Taking the Risk

Going on the job market without a nearly done dissertation can not only help some people economically but may spur them to finish up, writes Melissa Dennihy.

September 24, 2014

In “Too Soon?,” Cheryl E. Ball warns against going on the job market without a “(nearly) completed” dissertation. Hers is a viewpoint I have heard many times, and she raises valid concerns that A.B.D. candidates should consider. But failure isn’t the only possible outcome of going on the market while A.B.D. — taking that risk may help to propel the stagnant graduate student forward into a new phase of professional life.

Here’s why I went on the market a year before I defended: In summer 2012, I had been an A.B.D. candidate in English for over a year, but had made little headway on my dissertation. During the approaching academic year, I would be juggling my usual 4/4 course load as a teaching fellow at one campus and an adjunct at two others. Even with a modest fellowship and additional adjunct work, I was struggling financially, and growing increasingly worried that I would never finish my dissertation, find a job, and get on with my life.

As the job market season began that fall, my dissertation was still far from finished: I kept reading and researching (when I wasn’t teaching), but I was doing very little writing. I estimated that I was a year from completion — but if I waited another year to go on the market post-degree, I would be in employment limbo throughout that academic year, applying for jobs that would start the following fall. My teaching fellowship — the bulk of my income — would be gone, and I knew from past experience that surviving on adjunct income is nearly impossible. If I went on the market a year before completion, I could possibly start a full-time job as I was finishing my degree, avoiding (un)employment limbo. Once I began confronting the bigger picture beyond the dissertation — my future as a person and not just a doctoral student — I knew I had to take that chance.

It turned out to be an excellent decision. I landed five interviews, received three offers, and accepted a tenure-track job, all sans completed dissertation. (While most of the colleges I interviewed with are teaching-oriented institutions, they were all interested in my research as well.) More important, going on the market did something to me that I desperately needed in my seventh year of graduate studies: it motivated me. It revitalized me. Suddenly, I was excited about my dissertation again. It was no longer a seemingly endless project with a completion date that could be continuously postponed; instead, it became the major hurdle holding me back from a new life. Finishing the dissertation was my ticket out of professional and financial instability, and I became eager to tackle it.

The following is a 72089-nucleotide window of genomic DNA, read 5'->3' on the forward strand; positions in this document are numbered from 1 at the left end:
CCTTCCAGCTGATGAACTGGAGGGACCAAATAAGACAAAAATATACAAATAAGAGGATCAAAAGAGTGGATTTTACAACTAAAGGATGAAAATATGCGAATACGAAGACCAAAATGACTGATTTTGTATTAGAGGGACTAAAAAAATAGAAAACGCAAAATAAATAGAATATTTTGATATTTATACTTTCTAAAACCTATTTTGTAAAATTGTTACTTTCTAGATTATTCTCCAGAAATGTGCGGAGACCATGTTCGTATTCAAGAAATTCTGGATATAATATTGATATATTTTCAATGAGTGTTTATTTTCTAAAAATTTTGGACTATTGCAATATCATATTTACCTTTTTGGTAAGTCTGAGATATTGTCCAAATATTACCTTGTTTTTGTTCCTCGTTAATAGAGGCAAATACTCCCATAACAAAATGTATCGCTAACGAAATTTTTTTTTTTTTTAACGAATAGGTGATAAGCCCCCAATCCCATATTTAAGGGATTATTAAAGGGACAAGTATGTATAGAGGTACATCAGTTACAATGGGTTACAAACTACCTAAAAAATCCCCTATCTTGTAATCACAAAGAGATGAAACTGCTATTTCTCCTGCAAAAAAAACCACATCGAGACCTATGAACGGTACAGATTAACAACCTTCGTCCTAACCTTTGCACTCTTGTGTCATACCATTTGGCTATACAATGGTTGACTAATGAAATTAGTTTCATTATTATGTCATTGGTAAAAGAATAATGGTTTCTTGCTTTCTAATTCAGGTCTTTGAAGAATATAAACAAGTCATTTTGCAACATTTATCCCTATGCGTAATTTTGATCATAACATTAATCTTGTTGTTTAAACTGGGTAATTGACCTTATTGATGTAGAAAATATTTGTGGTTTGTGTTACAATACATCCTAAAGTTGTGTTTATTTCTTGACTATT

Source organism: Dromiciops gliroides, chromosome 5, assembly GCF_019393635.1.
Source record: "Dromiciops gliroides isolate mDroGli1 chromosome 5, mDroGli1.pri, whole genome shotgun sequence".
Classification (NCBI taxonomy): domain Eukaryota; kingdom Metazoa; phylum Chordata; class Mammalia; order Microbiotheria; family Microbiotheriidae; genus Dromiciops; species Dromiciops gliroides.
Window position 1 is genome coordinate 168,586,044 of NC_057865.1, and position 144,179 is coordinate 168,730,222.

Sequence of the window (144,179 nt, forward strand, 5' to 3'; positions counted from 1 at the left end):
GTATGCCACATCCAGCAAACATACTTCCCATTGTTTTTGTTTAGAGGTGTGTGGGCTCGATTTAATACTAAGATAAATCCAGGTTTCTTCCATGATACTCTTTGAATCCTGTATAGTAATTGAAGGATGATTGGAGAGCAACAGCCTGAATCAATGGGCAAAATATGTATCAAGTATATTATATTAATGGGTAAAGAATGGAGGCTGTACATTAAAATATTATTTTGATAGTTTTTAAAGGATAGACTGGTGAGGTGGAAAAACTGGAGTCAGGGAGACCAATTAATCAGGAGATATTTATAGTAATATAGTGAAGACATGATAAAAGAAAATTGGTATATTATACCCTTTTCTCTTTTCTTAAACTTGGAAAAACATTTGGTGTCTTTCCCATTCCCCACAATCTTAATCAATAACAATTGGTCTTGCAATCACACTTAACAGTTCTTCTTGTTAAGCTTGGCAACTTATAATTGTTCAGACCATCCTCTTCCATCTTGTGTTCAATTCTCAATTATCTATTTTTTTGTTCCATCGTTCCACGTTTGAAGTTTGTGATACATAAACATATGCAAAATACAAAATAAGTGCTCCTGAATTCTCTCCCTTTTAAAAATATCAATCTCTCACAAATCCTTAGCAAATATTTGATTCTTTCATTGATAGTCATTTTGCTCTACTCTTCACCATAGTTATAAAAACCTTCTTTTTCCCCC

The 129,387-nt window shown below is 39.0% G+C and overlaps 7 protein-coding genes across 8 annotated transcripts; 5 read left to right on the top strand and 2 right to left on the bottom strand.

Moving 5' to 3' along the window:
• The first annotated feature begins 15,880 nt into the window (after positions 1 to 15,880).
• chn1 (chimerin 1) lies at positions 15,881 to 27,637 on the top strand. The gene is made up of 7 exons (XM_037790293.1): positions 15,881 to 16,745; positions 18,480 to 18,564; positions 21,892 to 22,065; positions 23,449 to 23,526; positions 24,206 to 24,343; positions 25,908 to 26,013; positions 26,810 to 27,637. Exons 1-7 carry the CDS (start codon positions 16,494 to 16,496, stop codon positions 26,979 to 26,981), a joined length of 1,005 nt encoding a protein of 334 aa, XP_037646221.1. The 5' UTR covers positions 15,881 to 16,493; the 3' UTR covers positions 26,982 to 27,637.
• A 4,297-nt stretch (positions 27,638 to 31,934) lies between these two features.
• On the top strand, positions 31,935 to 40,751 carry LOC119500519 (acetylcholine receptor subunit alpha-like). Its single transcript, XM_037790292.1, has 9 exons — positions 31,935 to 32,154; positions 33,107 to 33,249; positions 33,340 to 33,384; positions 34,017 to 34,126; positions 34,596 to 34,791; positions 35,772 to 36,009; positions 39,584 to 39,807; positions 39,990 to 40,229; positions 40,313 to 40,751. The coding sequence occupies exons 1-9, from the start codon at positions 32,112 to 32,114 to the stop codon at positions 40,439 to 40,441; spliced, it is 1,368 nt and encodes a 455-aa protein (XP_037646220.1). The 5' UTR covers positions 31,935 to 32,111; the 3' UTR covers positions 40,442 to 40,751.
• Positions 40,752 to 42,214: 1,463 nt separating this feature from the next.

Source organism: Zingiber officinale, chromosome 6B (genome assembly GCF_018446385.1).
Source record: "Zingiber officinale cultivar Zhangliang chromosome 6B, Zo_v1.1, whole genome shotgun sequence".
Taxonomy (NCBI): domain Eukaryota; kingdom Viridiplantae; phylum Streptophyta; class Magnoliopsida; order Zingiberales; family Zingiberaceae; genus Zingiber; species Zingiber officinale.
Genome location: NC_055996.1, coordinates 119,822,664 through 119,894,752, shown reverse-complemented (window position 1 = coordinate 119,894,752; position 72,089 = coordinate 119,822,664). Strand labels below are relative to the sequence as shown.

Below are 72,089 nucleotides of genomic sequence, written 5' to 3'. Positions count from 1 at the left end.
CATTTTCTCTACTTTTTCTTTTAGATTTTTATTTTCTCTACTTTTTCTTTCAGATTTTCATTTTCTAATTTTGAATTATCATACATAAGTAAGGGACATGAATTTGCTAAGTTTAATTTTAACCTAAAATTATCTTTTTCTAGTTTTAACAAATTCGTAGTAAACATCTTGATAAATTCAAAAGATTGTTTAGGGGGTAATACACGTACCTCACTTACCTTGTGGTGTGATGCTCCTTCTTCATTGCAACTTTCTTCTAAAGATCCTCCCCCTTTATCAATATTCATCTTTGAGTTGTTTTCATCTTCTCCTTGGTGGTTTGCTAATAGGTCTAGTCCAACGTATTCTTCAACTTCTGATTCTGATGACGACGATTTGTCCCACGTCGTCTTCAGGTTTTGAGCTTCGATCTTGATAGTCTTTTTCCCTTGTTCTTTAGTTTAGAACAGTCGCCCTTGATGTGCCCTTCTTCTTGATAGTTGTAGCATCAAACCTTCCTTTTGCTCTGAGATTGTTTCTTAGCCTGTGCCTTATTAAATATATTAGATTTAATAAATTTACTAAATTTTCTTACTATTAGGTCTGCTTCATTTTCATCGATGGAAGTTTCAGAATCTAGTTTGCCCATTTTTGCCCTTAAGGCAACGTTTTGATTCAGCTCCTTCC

For many A.B.D.s, finding motivation is the most challenging obstacle on the path to degree completion. Writing a dissertation is isolating, daunting, and overwhelming, making it easy for students to put off or drag out the process for far longer than is beneficial. I became so frustrated with my slow progress while A.B.D. that I occasionally considered giving up and pursuing a non-academic career. I was considering this again when I decided, instead, to take my chances on the market and commit to finishing my dissertation within a year.

All of my most trusted mentors warned against this, sharing the concerns Ball raises in “Too Soon?”: they worried that I wouldn’t find time to write while job-searching and wouldn’t be able to successfully discuss my dissertation without having finished it.